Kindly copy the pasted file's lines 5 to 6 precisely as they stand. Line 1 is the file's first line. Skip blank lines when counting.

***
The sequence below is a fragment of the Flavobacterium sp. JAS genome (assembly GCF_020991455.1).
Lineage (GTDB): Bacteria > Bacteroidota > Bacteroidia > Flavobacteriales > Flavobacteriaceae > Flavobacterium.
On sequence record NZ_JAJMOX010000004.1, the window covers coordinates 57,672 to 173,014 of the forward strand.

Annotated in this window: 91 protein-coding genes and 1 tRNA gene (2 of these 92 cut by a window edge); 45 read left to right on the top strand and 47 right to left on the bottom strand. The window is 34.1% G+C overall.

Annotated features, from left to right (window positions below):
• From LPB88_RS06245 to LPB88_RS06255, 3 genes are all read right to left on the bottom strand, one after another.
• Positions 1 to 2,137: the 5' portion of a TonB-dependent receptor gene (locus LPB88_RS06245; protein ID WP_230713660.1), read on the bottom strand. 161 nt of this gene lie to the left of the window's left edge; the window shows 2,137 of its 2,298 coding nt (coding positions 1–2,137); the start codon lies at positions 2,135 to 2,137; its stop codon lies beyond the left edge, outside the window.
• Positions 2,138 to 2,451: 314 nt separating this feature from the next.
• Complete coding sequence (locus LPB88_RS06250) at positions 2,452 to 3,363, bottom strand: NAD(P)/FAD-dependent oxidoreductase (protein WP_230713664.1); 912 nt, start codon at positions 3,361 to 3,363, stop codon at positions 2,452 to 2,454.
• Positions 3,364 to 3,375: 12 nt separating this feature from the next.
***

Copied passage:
Annotated features, from left to right (window positions below):
• From LPB88_RS06245 to LPB88_RS06255, 3 genes are all read right to left on the bottom strand, one after another.